The pseudo-found footage film, Little Horror Movie is about a trio of friends whom all work on a YouTube show that allows them to traverse the world. Helen (Rebecca Ramon), Einar (Einar Kuusk), and Mark (Cody Heuer) are traveling to Casablanca for their next video. As they begin to immerse themselves in the culture there, they attend a wedding.
It turns out though that the ceremony, which heavily involved Helen was not a wedding; it was a Satanic ritual meant to let a demonic entity possess the host of the popular YouTube channel. Now, Einar and Mark must uncover the connection Helen already has with supernatural forces and figure out a way to save her. And not just from the possession but also from the figure who set her up and that person’s ultimate plan.
While the Jérôme Cohen-Olivar written and directed film does not sport the most original premise, there is a lot to admire about the ambitious plot. For starters, the YouTube show the leads work on sounds fantastic. They don’t just visit the tourist spots in whichever city is on the docket that day. Instead, they integrate themselves wholly into the fabric of the city and culture to highlight the similarities that unite the world; along with pointing out differences that make each place unique. Also, the reason Helen must become possessed is absorbing and offers a sense of forward momentum, which has been sorely lacking for the first 50 minutes, finally emerges.
“…the ceremony…was not a wedding; it was a Satanic ritual meant to let a demonic entity possess the host…”
While the plot finds interesting ways to look at an oft-told tale, the characterizations for everyone (with one exception, but that would be a huge spoiler) is non-existent. By the end of the movie the audience knows that: Einar and Mark don’t get along and barely respect each other’s work on the show; Helen knows multiple languages; Mark wants to make movies; Helen is possessed and encountered demons as a young child, and Einar somehow knows about this; he was supposedly there, but everyone appears to be roughly the same age, so huh?
90-minutes worth of action and that list is all there are to the leads. The one-dimensional writing of these people creates a dull watch with minuscule stakes and no reason for the viewer to care. The shame here is that Cohen-Olivar’s directing capabilities are far more skillful than his writing. At the beginning of Little Horror Movie, a random kid plows past Helen, in the middle of shooting, and steals her phone. The ensuing chase is exhilarating and a strong way to open the movie.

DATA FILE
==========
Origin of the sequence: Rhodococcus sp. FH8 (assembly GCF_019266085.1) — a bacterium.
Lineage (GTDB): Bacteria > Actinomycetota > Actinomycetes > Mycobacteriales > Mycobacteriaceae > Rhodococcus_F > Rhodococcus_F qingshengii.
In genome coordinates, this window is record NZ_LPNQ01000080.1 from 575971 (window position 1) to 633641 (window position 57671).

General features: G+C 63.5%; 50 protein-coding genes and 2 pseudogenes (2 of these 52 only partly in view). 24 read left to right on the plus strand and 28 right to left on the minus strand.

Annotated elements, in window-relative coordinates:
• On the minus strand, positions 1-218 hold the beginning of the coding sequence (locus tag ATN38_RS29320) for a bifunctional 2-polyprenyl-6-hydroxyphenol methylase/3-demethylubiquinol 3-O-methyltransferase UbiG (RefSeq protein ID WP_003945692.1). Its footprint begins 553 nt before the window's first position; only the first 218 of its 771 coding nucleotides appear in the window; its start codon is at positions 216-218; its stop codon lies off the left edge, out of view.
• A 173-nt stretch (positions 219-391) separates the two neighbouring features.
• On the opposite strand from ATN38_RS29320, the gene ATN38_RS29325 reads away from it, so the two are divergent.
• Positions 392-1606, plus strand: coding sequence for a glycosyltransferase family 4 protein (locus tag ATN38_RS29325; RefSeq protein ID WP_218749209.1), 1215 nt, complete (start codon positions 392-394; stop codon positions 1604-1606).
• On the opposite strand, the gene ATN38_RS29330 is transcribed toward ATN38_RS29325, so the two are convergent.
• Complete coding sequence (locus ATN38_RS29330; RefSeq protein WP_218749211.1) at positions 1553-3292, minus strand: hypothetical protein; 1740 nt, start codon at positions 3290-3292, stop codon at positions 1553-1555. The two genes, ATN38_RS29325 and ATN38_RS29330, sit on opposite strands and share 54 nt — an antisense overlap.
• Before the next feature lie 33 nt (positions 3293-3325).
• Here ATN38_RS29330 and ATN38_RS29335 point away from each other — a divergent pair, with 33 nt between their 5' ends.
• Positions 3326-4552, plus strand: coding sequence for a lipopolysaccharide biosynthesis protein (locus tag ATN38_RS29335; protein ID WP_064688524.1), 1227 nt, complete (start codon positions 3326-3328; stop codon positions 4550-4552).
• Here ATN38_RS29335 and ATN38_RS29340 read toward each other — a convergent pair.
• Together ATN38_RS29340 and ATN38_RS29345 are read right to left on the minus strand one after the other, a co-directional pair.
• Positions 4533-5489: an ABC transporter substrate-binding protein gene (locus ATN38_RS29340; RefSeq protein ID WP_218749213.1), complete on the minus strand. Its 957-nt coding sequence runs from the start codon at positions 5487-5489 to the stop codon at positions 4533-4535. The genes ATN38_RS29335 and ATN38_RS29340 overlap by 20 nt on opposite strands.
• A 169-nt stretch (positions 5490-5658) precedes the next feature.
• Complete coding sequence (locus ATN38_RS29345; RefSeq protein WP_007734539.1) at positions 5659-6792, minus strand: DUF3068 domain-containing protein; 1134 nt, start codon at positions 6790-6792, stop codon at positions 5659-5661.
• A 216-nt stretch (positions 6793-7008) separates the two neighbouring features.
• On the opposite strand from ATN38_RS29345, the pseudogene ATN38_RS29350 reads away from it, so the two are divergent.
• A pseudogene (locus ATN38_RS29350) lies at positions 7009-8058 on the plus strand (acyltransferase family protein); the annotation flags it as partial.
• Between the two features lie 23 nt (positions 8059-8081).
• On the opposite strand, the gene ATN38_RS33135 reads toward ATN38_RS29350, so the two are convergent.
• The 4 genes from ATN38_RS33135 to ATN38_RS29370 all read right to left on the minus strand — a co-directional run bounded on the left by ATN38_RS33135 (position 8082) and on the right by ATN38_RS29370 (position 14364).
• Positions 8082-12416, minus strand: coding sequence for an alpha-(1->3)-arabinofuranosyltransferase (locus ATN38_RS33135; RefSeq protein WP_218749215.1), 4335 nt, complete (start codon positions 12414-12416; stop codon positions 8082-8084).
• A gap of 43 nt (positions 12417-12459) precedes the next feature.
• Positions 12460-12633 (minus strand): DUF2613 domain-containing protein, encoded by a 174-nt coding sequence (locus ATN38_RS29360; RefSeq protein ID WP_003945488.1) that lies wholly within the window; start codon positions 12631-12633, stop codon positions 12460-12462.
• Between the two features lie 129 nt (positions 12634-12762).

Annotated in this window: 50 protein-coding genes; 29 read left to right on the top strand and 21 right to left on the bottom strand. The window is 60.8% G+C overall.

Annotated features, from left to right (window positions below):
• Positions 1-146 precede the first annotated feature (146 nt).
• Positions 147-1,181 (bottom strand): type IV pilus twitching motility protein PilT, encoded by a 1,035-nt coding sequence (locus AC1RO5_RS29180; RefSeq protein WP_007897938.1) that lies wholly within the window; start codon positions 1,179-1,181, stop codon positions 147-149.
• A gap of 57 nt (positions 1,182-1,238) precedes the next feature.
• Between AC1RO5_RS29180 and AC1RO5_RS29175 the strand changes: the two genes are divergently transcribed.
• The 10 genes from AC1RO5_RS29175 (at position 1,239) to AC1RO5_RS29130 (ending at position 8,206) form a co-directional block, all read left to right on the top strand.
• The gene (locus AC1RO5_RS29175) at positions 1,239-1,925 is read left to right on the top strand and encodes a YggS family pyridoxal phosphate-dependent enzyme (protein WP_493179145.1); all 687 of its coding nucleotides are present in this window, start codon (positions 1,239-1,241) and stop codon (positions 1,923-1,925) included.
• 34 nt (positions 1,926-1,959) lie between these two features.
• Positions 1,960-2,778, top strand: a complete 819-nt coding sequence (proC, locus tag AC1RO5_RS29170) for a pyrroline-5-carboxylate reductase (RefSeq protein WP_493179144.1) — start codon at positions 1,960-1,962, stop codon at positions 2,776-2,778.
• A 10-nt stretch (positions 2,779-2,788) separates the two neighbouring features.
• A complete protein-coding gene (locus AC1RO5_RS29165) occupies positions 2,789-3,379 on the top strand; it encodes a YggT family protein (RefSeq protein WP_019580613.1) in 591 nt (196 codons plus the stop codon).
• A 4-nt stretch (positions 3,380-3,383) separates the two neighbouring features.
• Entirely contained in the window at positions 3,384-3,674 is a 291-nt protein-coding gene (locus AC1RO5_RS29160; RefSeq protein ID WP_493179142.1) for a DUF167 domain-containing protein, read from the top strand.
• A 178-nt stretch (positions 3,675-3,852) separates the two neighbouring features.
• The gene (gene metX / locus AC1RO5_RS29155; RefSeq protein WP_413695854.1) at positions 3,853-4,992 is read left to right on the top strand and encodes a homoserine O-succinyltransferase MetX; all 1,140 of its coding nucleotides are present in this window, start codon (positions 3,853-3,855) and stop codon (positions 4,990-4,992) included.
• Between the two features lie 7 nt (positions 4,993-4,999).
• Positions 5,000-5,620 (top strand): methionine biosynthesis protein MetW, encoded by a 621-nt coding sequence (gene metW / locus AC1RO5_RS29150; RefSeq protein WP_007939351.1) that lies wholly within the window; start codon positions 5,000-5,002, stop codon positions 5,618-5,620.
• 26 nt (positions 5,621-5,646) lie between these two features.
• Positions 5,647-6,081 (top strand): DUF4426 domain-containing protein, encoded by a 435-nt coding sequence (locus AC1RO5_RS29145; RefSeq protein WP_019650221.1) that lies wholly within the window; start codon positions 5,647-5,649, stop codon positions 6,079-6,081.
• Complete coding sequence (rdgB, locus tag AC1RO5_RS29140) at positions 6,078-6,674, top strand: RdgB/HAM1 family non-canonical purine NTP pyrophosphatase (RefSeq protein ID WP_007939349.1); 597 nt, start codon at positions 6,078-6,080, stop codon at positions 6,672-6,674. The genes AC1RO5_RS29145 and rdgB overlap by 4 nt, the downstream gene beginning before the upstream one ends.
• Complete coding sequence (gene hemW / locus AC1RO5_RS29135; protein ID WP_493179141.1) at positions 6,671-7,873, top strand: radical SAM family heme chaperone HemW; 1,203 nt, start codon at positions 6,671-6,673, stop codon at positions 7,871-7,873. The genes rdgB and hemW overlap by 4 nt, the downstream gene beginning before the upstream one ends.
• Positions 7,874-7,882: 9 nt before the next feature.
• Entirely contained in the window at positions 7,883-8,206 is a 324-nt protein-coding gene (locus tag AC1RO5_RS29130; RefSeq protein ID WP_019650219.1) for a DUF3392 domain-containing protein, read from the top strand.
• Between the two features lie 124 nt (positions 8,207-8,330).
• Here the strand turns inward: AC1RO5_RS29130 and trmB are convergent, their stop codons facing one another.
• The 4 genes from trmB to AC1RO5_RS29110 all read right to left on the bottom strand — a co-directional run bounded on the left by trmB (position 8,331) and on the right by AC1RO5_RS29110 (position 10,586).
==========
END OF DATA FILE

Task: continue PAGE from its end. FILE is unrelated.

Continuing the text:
The wedding/Satanic ceremony is gloriously filmed. The editing between the footage the crew is shooting, and a more traditional third-person camera brings a certain visual flair and atmosphere that makes the whole scene hypnotically creepy. Later in the film, the camera is situated looking up at Helen attached to an odd machine, and it is such a crazy angle that it makes the whole thing feel even more bizarre. There’s a decent amount of atmosphere throughout, and a few substantial jump scares that work quite well.
“…they integrate themselves wholly into the fabric of the city and culture to highlight the similarities…”
For all that though, the movie takes a good long while before it stops spinning its wheels and starts going somewhere. Or, at least, it certainly feels that way until the final act. The ingredients are there in terms of directing, original plot, and serviceable (if unremarkable) acting. Sure, it takes a long time to go anywhere, but other titles that are slow burns have endings that stay with the audience. Why was I so bored then?
Aside from the thinly written characters, the problem may be that Little Horror Movie is all set up then pay off without any sense of mounting tension. It does not help matter the effects-heavy sections do tend to look on the cheap side, even by the standards of low budget horror movies. This hurts the overall product as the shoddy make-up job leaves the viewer at a distance and lessens the impact the violence is meant to achieve.
On paper, some movies show great promise and sound like they should work. What then is lost in the transition from script to feature that means a film is dead on arrival? That question has many answers- studio interference, constant rewrites, bad casting, and ever so much more. In the case of Little Horror Movie, it seems the writing and limited resources hurt its original spin on the demonic possession genre.
Littler Horror Movie (2018) Directed by Jérôme Cohen-Olivar. Written by Jérôme Cohen-Olivar. Starring Rebecca Ramon, Einar Kuusk, Cody Heuer.
4.5 Jump Scares (out of 10)